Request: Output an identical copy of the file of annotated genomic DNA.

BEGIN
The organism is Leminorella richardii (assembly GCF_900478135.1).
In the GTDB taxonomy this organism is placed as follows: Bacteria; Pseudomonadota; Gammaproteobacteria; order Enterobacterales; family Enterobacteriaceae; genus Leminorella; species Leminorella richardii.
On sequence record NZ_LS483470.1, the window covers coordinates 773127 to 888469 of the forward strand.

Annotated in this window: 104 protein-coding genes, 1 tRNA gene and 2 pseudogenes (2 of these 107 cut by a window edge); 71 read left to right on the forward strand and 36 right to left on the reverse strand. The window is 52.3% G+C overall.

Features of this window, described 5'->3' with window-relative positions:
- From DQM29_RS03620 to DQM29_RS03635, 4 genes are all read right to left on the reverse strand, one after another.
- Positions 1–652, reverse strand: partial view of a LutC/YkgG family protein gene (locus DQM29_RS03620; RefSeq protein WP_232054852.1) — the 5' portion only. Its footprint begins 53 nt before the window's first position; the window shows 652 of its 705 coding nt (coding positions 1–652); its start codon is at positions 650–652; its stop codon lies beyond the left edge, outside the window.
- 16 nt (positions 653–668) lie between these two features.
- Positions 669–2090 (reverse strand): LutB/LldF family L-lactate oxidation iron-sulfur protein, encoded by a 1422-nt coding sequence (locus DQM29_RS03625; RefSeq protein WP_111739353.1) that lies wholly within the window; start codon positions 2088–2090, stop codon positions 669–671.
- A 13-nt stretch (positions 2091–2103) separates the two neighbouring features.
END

The organism is Leminorella richardii (assembly GCF_900478135.1).
In the GTDB taxonomy this organism is placed as follows: Bacteria; Pseudomonadota; Gammaproteobacteria; order Enterobacterales; family Enterobacteriaceae; genus Leminorella; species Leminorella richardii.
On sequence record NZ_LS483470.1, the window covers coordinates 773127 to 888469 of the forward strand.

Annotated in this window: 104 protein-coding genes, 1 tRNA gene and 2 pseudogenes (2 of these 107 cut by a window edge); 71 read left to right on the forward strand and 36 right to left on the reverse strand. The window is 52.3% G+C overall.

Features of this window, described 5'->3' with window-relative positions:
- From DQM29_RS03620 to DQM29_RS03635, 4 genes are all read right to left on the reverse strand, one after another.
- Positions 1–652, reverse strand: partial view of a LutC/YkgG family protein gene (locus DQM29_RS03620; RefSeq protein WP_232054852.1) — the 5' portion only. Its footprint begins 53 nt before the window's first position; the window shows 652 of its 705 coding nt (coding positions 1–652); its start codon is at positions 650–652; its stop codon lies beyond the left edge, outside the window.
- 16 nt (positions 653–668) lie between these two features.
- Positions 669–2090 (reverse strand): LutB/LldF family L-lactate oxidation iron-sulfur protein, encoded by a 1422-nt coding sequence (locus DQM29_RS03625; RefSeq protein WP_111739353.1) that lies wholly within the window; start codon positions 2088–2090, stop codon positions 669–671.
- A 13-nt stretch (positions 2091–2103) separates the two neighbouring features.